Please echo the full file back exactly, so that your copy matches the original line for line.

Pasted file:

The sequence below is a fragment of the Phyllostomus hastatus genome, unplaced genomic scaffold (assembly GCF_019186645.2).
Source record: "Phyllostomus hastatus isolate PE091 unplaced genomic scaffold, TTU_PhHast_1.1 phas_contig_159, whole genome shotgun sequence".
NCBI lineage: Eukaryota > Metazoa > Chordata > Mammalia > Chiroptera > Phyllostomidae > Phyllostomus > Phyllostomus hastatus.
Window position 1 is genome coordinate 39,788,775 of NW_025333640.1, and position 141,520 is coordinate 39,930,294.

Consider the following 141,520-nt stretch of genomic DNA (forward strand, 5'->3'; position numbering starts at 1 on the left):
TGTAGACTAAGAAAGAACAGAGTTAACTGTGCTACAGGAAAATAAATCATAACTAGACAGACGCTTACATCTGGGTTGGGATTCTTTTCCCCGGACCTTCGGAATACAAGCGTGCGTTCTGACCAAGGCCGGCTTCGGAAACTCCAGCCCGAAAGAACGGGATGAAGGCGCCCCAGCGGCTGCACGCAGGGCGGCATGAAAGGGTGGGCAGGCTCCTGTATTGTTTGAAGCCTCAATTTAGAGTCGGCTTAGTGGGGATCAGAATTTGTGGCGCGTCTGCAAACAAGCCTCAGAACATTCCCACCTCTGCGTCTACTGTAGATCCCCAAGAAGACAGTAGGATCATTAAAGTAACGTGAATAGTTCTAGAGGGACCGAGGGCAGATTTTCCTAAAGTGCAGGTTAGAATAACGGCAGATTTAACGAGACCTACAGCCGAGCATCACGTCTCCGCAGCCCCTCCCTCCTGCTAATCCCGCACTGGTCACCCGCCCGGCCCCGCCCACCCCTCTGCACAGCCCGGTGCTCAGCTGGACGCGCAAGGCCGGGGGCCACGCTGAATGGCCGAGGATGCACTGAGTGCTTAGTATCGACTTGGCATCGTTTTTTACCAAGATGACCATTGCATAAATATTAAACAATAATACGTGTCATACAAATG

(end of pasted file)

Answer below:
The sequence below is a fragment of the Phyllostomus hastatus genome, unplaced genomic scaffold (assembly GCF_019186645.2).
Source record: "Phyllostomus hastatus isolate PE091 unplaced genomic scaffold, TTU_PhHast_1.1 phas_contig_159, whole genome shotgun sequence".
NCBI lineage: Eukaryota > Metazoa > Chordata > Mammalia > Chiroptera > Phyllostomidae > Phyllostomus > Phyllostomus hastatus.
Window position 1 is genome coordinate 39,788,775 of NW_025333640.1, and position 141,520 is coordinate 39,930,294.

Consider the following 141,520-nt stretch of genomic DNA (forward strand, 5'->3'; position numbering starts at 1 on the left):
TGTAGACTAAGAAAGAACAGAGTTAACTGTGCTACAGGAAAATAAATCATAACTAGACAGACGCTTACATCTGGGTTGGGATTCTTTTCCCCGGACCTTCGGAATACAAGCGTGCGTTCTGACCAAGGCCGGCTTCGGAAACTCCAGCCCGAAAGAACGGGATGAAGGCGCCCCAGCGGCTGCACGCAGGGCGGCATGAAAGGGTGGGCAGGCTCCTGTATTGTTTGAAGCCTCAATTTAGAGTCGGCTTAGTGGGGATCAGAATTTGTGGCGCGTCTGCAAACAAGCCTCAGAACATTCCCACCTCTGCGTCTACTGTAGATCCCCAAGAAGACAGTAGGATCATTAAAGTAACGTGAATAGTTCTAGAGGGACCGAGGGCAGATTTTCCTAAAGTGCAGGTTAGAATAACGGCAGATTTAACGAGACCTACAGCCGAGCATCACGTCTCCGCAGCCCCTCCCTCCTGCTAATCCCGCACTGGTCACCCGCCCGGCCCCGCCCACCCCTCTGCACAGCCCGGTGCTCAGCTGGACGCGCAAGGCCGGGGGCCACGCTGAATGGCCGAGGATGCACTGAGTGCTTAGTATCGACTTGGCATCGTTTTTTACCAAGATGACCATTGCATAAATATTAAACAATAATACGTGTCATACAAATG